The need for more holistic and inclusive approaches to assessment and caremanagement for older people is widely promoted but difficult to achieve. This paperdescribes the All Together Now initiative in Swansea, South Wales, which seeks topromote better practice in assessment and care management by actively involvingall stakeholders, older people and family carers, and practitioners and serviceproviders from across the statutory and third sectors. The project is underpinned bya relationship-centred approach based on the belief that an enriched environment ofcare will only be created when the needs of all stakeholders are acknowledged andgiven attention. How such a model was used to establish the goals for the project isdescribed, together with the proposed model of evaluation.

Nick Andrews, Deborah Driffield and Vicky Poole (2009)


Partnership in practice: learning from the Aberdeen City Befriending Partnership for Older People


Co-production is about building meaningful relationships between individuals, communities and the organisations and services that support them, building on the skills, knowledge, resources and experiences of each. To enable this approach to be successful,  organisations must work well together and often, establishing a shared vision can lead to new and innovative ways of working.

Aberdeen City Befriending Partnership is an innovative partnership responsible for delivering a city wide befriending service for people aged 55+ to help them achieve a good quality of life and give them the added confidence they need to remain independent in their own home. It is a partnership of 5 well-established third sector organisations. This short report shares the process of the partnership forming; the challenges and learning along the way, and the impact of the partnership approach. For further information visit: http://www.befriendingaberdeen.org.uk/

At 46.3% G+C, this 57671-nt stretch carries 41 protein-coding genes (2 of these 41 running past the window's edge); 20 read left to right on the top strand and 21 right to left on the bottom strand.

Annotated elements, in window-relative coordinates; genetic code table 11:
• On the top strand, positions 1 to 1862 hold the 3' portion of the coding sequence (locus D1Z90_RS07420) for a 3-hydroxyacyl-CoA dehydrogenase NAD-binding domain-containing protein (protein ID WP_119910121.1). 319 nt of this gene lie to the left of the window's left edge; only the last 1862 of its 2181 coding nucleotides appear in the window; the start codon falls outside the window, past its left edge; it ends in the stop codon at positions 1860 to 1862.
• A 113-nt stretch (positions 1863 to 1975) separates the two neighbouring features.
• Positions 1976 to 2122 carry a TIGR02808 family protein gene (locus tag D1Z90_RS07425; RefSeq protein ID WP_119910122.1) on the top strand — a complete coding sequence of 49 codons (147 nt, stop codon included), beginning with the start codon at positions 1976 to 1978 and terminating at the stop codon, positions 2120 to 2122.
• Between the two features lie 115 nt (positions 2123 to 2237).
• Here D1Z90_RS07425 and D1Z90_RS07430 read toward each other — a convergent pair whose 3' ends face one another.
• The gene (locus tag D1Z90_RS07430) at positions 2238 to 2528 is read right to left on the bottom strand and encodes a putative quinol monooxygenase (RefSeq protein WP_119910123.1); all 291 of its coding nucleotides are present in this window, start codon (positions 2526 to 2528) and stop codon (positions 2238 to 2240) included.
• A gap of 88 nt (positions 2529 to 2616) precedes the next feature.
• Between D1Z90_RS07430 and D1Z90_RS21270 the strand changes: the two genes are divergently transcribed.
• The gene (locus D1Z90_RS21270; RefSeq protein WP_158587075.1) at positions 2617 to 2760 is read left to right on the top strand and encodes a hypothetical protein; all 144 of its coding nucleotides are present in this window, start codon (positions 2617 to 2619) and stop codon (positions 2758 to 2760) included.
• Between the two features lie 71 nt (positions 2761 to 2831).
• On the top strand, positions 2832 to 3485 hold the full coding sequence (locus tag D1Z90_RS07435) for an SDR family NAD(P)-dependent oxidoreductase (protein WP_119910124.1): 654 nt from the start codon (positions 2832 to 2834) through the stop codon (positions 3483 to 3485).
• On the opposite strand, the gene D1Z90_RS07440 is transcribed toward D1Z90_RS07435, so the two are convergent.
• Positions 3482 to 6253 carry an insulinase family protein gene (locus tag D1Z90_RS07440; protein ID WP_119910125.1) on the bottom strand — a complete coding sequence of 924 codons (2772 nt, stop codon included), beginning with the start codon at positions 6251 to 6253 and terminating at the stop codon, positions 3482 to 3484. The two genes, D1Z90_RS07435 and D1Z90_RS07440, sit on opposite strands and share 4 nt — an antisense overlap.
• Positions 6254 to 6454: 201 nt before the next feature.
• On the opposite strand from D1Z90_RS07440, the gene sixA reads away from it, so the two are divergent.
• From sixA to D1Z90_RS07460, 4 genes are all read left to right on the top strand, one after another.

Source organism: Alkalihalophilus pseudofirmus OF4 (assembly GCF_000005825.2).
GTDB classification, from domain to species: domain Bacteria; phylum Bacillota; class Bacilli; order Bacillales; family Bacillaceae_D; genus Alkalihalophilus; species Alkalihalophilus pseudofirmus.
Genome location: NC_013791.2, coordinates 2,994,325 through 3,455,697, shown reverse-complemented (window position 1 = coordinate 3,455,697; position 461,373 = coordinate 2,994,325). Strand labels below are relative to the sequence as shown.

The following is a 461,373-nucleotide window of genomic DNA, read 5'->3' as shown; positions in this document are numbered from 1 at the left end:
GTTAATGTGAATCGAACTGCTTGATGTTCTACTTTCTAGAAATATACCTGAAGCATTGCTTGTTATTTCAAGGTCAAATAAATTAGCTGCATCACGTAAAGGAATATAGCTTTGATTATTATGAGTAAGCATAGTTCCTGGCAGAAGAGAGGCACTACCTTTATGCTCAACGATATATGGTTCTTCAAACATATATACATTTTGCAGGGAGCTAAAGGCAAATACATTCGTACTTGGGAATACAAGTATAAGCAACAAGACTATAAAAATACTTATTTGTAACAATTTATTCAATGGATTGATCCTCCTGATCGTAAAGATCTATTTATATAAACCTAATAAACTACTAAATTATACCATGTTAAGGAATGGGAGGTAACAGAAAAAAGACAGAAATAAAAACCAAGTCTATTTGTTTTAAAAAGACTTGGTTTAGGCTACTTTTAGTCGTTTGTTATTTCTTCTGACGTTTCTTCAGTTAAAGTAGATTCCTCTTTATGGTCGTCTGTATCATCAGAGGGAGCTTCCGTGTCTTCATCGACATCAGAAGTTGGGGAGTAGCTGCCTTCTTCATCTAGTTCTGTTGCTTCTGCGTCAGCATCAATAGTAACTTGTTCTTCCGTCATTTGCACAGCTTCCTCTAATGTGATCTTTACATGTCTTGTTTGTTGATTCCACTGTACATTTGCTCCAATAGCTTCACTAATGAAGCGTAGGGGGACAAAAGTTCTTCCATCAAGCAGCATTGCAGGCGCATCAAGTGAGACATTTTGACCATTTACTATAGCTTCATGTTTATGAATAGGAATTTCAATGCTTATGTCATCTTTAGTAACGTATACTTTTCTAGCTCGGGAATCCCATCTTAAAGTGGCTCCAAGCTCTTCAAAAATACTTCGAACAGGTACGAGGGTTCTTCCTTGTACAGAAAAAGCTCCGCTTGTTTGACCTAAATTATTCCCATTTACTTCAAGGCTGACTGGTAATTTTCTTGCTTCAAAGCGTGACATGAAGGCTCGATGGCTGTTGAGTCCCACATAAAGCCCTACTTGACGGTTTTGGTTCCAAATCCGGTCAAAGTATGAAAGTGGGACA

Co-production and evaluation

SCN People

The Scottish Co-production Network recently brought together a range of members and guests to ask the question ‘What would good practice look like in the co-production setting?’

To help us unpick this question we asked two speakers to discuss some of their work around co-production and evaluation. You can watch videos of their talks here or you can read a brief summary below.

Susan Robb, Scottish Borders Council

Our first speaker, Susan Robb of Scottish Borders Council, discussed her work with the Youth Commission on Bullying – a group of young people who worked to ‘build the ship, not steer it’ in regards to the Council’s bullying policy.

Susan detailed the background of the year-long project which brought together practitioners from a range of backgrounds along with 12 young people who were invited to take part through local schools. The impact of the young people’s role in the process was clear from the very beginning and they brought fresh perspectives that helped form the Council’s policy.

The evaluation of the project supported by an independent researcher (a vital element of objectivity) who worked with the young people as well as the project practitioners to conduct a range of interviews. This independent facilitator was vital as much of the questions were related to the quality of the co-produced evaluation approach.

You can read the report and more on the Commission here: www.scotborders.gov.uk/antibullying

Julia Slay, nef (the new economics foundation)

The second speaker of the event was Julia Slay of nef, the new economics foundation, who spoke about the relative early stages which evaluating co-production is at – reflecting  that traditional research methods may not be sufficiently able to capture the outcomes of a co-produced approach.